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Is ADHD really on the rise?

Interesting article asking an interesting question. As a parent of a 5 year old active child who can’t sit still with executive function issues, as well as a 7 year old child with ADHD, I can see the difference. My youngest’s behaviour could easily be mistaken for ADHD, although he has very few of the issues that my eldest has, and I know that in my youngest it is due to immaturity.

Psychologymum

Most people imagine a child with ADHD as being extremely hyperactive and causing chaos wherever they go. However, a child can be diagnosed with ADHD for lack of concentration without hyperactivity, daydreaming and impulsive behaviour. Many children are being diagnosed before 7 years old when it might be considered normal to be hyperactive, impulsive or have difficulties paying attention. More boys are diagnosed with behavioural problems than girls but is this because boys are just naturally more active? It could be argued that as increasing numbers of younger and younger children are being diagnosed with ADHD, it is not a problem with the children but with society. Drugs such as Ritalin are given to children to deal with the symptoms of ADHD but it has been said that Ritalin just slows children down. This may have benefits for parents and teachers in coping with behaviour but some ADHD type behaviours…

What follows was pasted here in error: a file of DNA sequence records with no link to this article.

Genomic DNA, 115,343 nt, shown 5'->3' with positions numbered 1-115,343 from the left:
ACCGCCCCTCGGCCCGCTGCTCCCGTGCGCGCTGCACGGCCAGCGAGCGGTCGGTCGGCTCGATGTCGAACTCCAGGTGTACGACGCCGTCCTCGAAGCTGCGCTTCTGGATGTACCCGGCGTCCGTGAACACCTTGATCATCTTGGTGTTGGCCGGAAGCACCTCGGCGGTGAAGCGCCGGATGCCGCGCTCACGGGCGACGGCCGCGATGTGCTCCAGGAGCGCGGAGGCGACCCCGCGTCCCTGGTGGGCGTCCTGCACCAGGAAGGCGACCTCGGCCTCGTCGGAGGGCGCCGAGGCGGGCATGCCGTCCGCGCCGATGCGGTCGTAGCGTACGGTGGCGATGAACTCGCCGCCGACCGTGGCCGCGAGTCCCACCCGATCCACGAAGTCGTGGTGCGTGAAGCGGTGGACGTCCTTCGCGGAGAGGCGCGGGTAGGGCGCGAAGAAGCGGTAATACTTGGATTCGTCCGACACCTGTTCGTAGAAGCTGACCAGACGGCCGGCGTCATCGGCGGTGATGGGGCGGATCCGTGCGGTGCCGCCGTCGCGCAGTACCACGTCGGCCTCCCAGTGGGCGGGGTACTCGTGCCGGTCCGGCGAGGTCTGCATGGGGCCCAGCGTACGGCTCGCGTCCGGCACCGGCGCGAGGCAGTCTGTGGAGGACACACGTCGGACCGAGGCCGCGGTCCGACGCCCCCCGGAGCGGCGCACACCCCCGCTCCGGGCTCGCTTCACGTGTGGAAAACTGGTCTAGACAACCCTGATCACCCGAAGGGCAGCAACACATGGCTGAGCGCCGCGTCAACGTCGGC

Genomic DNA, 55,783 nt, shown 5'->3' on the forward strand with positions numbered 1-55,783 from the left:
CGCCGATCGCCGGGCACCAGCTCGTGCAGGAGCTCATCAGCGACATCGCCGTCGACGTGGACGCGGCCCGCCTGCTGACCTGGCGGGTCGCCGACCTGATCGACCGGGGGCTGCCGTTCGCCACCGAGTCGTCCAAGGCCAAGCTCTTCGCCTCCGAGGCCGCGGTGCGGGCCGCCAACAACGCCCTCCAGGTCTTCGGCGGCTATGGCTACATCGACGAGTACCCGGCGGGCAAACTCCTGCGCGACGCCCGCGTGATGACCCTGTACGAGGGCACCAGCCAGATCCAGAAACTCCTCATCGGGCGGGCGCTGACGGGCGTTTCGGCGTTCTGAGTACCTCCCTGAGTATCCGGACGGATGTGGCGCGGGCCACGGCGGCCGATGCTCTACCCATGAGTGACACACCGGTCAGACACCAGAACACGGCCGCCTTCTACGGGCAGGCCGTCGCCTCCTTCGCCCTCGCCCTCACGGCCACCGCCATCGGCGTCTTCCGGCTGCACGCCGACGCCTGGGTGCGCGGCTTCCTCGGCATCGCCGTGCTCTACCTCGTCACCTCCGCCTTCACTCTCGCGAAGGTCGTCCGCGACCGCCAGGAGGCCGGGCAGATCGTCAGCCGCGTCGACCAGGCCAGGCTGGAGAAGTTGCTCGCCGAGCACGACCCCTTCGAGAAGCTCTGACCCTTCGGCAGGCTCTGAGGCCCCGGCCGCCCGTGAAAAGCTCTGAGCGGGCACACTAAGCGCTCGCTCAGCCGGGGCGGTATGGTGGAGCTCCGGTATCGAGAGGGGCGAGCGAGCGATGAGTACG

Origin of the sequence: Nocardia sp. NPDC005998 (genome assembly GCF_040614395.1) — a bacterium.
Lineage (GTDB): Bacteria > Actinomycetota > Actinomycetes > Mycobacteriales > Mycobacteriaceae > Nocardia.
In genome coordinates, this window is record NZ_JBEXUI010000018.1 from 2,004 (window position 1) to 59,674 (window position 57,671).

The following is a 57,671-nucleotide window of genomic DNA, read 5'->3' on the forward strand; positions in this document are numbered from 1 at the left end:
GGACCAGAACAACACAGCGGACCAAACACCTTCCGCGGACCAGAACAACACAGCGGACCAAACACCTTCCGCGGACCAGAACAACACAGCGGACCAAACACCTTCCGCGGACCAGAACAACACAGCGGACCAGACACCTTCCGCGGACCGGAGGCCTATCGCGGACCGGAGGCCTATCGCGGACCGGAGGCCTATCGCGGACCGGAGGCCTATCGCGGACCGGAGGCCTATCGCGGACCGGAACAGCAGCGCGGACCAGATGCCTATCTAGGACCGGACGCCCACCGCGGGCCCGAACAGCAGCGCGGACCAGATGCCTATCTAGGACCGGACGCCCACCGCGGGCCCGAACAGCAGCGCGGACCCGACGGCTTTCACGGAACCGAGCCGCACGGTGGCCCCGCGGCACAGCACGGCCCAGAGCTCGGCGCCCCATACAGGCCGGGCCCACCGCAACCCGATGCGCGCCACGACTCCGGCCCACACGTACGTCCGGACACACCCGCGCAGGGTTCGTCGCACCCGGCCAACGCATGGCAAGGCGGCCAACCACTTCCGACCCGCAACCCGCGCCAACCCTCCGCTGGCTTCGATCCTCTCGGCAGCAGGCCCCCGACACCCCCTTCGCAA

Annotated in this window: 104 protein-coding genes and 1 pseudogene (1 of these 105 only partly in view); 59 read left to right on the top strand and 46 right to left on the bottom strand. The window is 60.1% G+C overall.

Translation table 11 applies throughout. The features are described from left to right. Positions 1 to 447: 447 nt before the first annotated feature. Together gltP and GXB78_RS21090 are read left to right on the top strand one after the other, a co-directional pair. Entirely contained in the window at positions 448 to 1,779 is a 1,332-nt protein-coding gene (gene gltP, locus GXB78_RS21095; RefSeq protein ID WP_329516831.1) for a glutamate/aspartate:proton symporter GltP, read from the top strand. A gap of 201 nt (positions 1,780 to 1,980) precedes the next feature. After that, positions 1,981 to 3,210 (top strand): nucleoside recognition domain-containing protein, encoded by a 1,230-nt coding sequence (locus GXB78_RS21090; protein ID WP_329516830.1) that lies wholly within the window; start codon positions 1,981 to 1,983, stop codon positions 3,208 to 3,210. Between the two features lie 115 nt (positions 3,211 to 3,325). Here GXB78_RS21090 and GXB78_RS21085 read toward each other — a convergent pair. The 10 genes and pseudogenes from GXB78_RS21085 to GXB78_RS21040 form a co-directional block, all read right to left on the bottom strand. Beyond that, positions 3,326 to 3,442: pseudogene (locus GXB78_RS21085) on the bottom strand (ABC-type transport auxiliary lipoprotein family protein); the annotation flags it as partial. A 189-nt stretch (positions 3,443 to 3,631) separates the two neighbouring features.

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Reading Magic: Why Reading Aloud to Our Children Will Change Their Lives Forever

A new and revised edition! Bestselling children’s author and internationally respected literacy expert Mem Fox reveals the incredible emotional and intellectual impact reading aloud to children has on their ability to learn to read. With passion and humor, Fox speaks of when, where, and why to read aloud and demonstrates how to read aloud to best effect and how to get the most out of a read-aloud session. She discusses the three secrets of reading, offers guidance on defining and choosing good books, and addresses the challenges that can arise. And this new edition boasts twenty pages of fresh material, including two new chapters on boy readers and phonics, a foreword, and a list of “Twenty Books that Children Love.” Filled with practical advice, activities, and inspiring true read-aloud miracles, this book is a favorite of educators and parents and a must-have for anyone interested in how children learn to read.

via Reading Magic: Why Reading Aloud to Our Children Will Change Their Lives Forever.